SNHU’s 3Year Program a Model for Saving Higher Education - Faculty Book

Wednesday, November 16, 2011
SNHU Communications Office

Manchester, N.H. – Read about how Southern New Hampshire University’s innovative three-year bachelor’s degree program is a successful model that can significantly reduce tuition costs in the newly released “Saving Higher Education: The Integrated, Competency-Based Three-Year Bachelor’s Degree Program” by SNHU Profs. Martin J. Bradley, Robert H. Seidman and Steven R. Painchaud.

About the Book
Colleges and universities are under pressure from the government, students and parents to make higher education more efficient and cost-effective. Based on Southern New Hampshire University’s highly successful competency-based three-year bachelor’s degree program—the longest running in the country—this book provides a blueprint for creating, sustaining and growing such a program at an institution of any type and size. The book offers a proven model that not only cuts student costs by 25 percent, but significantly reduces program delivery costs. The 120-credit six-semester competency-based integrated curriculum approach focuses on student learning as opposed to “seat-time,” and research shows above average academic student success.

Praise for "Saving Higher Education"
"At last a book that answers one of higher education's most burning questions: how do we provide America a cheaper faster undergraduate experience without cheating on the old family recipe and compromising standards? At a time when challenges of college value, quality, and mission are high on the public agenda we have an answer aligned with the 21st century. As an unprecedented number of institutions are exploring three-year degree programs we are provided an innovation road map that maintains academic integrity while articulating a competency-based integrated curriculum founded on learning outcomes rather than process inputs. Bravo and about time. This book will add value and inform the thinking of trustees, legislators, parents, students, administrators, federal and state higher educational officials, and even the most skeptical of faculty with no appetite for change. A three-year baccalaureate aligns the academy with the needs and aspirations of the future. It articulates the supply side of higher education with the demand. While enhancing effectiveness, it affords students what they want and need while meeting the national agenda for socially and economically productive citizens."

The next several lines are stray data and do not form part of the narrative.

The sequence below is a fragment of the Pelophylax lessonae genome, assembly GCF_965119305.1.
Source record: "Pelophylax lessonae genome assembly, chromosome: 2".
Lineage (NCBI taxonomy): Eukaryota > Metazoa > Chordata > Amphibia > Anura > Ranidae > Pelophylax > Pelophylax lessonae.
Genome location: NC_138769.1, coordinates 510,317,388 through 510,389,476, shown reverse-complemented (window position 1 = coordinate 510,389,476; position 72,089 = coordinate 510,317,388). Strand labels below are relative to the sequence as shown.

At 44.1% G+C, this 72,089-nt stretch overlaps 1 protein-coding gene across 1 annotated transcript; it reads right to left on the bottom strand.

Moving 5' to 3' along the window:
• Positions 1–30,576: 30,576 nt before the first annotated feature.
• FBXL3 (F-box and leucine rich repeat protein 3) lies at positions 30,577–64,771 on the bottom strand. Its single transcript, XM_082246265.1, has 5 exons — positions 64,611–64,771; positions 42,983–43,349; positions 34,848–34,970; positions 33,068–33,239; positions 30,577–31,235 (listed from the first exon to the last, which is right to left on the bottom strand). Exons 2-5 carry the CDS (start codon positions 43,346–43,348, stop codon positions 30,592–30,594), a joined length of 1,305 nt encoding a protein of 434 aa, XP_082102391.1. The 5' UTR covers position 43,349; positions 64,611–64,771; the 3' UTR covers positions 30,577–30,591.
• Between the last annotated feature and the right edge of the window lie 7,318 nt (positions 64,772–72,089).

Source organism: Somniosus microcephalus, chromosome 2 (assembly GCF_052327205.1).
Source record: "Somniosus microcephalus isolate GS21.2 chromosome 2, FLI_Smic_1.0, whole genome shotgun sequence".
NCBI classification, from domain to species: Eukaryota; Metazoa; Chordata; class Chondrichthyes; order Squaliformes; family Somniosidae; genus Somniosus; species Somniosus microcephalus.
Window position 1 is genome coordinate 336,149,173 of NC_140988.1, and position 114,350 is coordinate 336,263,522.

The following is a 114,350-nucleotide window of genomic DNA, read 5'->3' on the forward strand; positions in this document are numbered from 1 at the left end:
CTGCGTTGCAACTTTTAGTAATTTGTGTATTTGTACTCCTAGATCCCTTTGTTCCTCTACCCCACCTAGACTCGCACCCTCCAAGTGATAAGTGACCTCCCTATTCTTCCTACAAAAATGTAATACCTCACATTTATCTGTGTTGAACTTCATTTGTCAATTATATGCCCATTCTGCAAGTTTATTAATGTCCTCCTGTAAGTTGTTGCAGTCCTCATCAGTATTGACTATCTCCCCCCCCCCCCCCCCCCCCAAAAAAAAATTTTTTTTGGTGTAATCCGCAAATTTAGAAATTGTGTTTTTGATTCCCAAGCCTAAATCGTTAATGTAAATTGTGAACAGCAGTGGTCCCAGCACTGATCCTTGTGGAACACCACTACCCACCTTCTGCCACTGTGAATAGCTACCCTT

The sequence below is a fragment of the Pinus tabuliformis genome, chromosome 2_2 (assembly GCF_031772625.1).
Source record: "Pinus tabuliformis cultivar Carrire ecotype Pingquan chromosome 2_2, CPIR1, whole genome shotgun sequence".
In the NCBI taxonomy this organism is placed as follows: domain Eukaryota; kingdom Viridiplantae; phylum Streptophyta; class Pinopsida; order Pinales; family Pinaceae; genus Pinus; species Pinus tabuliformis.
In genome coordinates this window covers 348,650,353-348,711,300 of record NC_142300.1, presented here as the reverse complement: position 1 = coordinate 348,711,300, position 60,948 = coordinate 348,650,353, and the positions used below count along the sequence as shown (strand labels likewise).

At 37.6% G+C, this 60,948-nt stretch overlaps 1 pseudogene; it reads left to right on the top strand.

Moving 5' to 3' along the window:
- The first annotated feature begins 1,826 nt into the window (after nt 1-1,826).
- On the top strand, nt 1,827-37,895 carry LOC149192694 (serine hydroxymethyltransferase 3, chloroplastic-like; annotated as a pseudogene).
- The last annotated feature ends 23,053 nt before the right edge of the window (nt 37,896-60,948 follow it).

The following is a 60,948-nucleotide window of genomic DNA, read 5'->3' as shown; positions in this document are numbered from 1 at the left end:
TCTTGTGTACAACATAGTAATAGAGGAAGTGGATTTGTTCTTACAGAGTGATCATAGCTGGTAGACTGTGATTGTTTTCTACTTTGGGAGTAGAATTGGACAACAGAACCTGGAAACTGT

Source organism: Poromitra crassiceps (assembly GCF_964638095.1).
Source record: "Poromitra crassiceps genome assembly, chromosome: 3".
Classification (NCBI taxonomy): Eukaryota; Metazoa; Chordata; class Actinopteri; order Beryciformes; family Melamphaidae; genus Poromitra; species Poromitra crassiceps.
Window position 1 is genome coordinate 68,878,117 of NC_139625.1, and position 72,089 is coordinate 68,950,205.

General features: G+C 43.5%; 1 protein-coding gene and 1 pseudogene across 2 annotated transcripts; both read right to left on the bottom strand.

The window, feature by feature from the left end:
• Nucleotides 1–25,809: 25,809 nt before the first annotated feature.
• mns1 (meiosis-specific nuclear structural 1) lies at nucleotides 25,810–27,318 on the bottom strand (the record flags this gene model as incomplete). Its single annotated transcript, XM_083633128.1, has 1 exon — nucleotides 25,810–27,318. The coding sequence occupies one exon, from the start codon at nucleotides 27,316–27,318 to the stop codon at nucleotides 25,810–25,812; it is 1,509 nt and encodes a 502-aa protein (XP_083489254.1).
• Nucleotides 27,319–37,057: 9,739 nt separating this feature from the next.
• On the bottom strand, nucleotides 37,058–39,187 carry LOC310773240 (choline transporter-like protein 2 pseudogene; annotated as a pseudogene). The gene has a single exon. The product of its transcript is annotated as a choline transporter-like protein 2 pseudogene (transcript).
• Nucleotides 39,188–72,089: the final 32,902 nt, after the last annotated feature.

--Stephen Joel Trachtenberg, president emeritus and University Professor of Public Service, George Washington University

"This book provides a powerful model of how to redesign a university in the interests of student learning. The authors’ proposed curriculum model addresses many of the fundamental dysfunctions of higher education—the fragmentation, incoherence, and unfocused activity that produces the frankly dispiriting results of our enormous investment in higher education. They offer an evidence-based framework for reshaping our institutions to serve the goals we all wish to achieve while beginning to address the pervasive financial challenges that undermine our efforts. Even for educators not seeking to shorten the time to a degree, this book provides a vivid and stimulating analysis of how to think about and execute constructive change. Anyone concerned about the future of higher education should read it and learn from it."
--John Tagg, professor emeritus, Palomar College, and author, "The Learning Paradigm College"

"'Saving Higher Education' propels us to explore the nexus of higher education quality and efficiency, a creative space too often overlooked as we rush to answer the call for greater accountability while clinging to our fond notion that our well-worn, traditional four-year path is the best corridor to learning. Bradley, Seidman, and Painchaud offer one thoughtful approach to a high quality education at a significantly lower cost. This book reminds us that the game has changed. If educators respond, students will win."
--Margaret L. Drugovich, president, Hartwick College

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